Express Pharma

Empowering Indian Pharma with IIoT

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 India Pharma Inc needs to arm itself with a forward-looking attitude, strategic roadmap, significant investments and meaningful collaborations to leverage the tremendous promise and potential of IIoT

By Lakshmipriya Nair

As Industry 4.0 plays out, remaining competitive in an increasingly complex market place has become an arduous task. Also, in this milieu, Industrial Internet of Things (IIoT) is taking centre-stage, with a lot being discussed and written on this technology and its massive potential to enhance visibility, quality and productivity across the pharma value chain.

For instance, business leaders, Ajit Singh, Chairman, ACG and Dr Sanjit Singh Lamba, MD, Eisai Pharma India, emphasise how IIoT is now a prerequisite for continued success. Singh says, “IIoT will not only drive the next industrial revolution but also bring about the information revolution. It has the power to transform the pharma industry at a very rapid pace, the ability to transform everything we do, right from clinical trials and drug discovery to manufacturing, supply chain and remote monitoring of patients.”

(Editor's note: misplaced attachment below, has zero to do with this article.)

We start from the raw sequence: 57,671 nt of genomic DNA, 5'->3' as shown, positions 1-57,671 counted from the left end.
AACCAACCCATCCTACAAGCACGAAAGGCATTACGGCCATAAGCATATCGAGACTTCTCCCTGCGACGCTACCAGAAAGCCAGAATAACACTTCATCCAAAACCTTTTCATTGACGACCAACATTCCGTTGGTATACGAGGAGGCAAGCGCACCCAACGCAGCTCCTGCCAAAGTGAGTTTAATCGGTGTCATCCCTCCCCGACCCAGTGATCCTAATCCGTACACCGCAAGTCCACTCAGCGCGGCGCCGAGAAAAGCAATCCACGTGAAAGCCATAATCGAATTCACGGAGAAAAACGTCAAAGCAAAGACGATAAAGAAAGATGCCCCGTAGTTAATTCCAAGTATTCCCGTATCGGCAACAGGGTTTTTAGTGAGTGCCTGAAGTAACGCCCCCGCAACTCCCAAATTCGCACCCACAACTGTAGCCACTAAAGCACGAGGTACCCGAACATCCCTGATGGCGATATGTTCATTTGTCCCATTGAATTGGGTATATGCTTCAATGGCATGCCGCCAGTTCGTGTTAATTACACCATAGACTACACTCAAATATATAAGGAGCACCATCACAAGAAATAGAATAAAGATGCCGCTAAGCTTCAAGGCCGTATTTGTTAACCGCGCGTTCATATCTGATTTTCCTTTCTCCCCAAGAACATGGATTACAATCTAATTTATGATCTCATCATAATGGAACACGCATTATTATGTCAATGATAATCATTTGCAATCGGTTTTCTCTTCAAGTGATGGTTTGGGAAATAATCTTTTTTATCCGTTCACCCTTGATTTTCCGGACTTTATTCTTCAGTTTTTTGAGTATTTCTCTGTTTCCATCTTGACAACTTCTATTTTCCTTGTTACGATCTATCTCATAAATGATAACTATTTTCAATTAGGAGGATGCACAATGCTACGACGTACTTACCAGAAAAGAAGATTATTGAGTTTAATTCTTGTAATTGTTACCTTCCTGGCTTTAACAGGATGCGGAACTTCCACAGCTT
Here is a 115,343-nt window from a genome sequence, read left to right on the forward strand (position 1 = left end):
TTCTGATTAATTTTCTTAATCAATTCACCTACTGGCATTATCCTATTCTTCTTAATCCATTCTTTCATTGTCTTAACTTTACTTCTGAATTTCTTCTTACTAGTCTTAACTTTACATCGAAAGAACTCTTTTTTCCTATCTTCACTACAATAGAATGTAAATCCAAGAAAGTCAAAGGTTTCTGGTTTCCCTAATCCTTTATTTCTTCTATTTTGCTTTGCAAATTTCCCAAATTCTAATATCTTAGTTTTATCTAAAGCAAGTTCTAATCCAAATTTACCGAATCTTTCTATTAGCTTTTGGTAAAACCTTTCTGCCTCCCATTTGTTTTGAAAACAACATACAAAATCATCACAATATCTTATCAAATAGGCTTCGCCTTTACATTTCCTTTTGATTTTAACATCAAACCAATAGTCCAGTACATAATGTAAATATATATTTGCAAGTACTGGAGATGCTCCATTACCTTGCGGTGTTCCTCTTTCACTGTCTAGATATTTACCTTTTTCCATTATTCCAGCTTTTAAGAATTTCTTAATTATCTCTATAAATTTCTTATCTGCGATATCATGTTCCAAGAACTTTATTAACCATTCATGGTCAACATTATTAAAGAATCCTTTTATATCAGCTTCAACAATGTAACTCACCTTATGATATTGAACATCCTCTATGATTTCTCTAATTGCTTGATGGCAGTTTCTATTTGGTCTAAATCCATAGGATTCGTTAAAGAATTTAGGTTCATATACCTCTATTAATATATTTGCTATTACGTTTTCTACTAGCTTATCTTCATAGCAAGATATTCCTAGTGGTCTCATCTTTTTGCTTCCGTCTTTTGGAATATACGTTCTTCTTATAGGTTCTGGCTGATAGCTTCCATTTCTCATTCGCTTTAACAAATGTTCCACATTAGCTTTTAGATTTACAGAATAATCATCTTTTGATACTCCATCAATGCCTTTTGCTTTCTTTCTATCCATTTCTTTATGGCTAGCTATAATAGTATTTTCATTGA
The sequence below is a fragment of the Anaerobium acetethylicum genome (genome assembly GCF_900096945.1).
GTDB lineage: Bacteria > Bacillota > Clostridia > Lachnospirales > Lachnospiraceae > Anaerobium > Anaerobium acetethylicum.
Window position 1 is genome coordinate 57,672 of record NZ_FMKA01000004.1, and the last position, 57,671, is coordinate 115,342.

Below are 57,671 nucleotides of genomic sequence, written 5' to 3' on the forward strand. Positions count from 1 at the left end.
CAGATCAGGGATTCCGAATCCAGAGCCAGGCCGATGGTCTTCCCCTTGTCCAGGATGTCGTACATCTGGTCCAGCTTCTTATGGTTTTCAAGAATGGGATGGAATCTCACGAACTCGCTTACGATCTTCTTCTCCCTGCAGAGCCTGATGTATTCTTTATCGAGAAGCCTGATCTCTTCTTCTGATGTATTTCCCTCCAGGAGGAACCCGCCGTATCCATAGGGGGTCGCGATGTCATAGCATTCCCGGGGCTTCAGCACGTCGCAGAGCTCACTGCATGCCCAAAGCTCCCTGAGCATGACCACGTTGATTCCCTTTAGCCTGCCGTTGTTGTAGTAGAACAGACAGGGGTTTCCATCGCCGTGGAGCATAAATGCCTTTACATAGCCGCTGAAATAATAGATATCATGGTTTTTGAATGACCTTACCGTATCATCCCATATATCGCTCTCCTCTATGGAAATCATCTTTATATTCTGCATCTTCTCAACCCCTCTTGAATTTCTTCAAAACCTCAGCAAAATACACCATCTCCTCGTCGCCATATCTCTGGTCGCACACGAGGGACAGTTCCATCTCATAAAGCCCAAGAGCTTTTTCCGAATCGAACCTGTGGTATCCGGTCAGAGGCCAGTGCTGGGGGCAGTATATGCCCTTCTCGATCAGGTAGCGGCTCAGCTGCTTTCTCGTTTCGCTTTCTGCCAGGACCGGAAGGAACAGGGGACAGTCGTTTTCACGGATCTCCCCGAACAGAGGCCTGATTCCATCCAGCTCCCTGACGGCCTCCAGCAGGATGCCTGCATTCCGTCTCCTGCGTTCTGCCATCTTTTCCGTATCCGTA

Ajit Singh

Dr Lamba also points out that as the Pharmacy of the World, product quality and efficacy, regulatory compliance, operational efficiency etc. are some of the major objectives of the Indian Pharma Inc. With IIoT, we can empower equipment, people, environment and infrastructure to intelligently communicate with each other and achieve these goals.

However, the pharma industry hasn’t managed to leverage its power and capabilities completely. Express Pharma and ACG, hence, recently collaborated to organise a seminar on the theme, ‘Empowering Indian Pharma through IIoT’ to seek the answers to this conundrum. The event served as a platform for leaders and experts to outline how IIoT represents a compelling opportunity for the pharma industry to optimise efficiency and efficacy of its complex and critical operations, such as manufacturing and supply chain management.

This article is a summation of the inferences drawn and lessons learnt from the views, concerns and insights shared on this knowledge-sharing platform. And, we understand that success with IIoT will largely hinge on the following three factors:

Milind Gujar

A growth mindset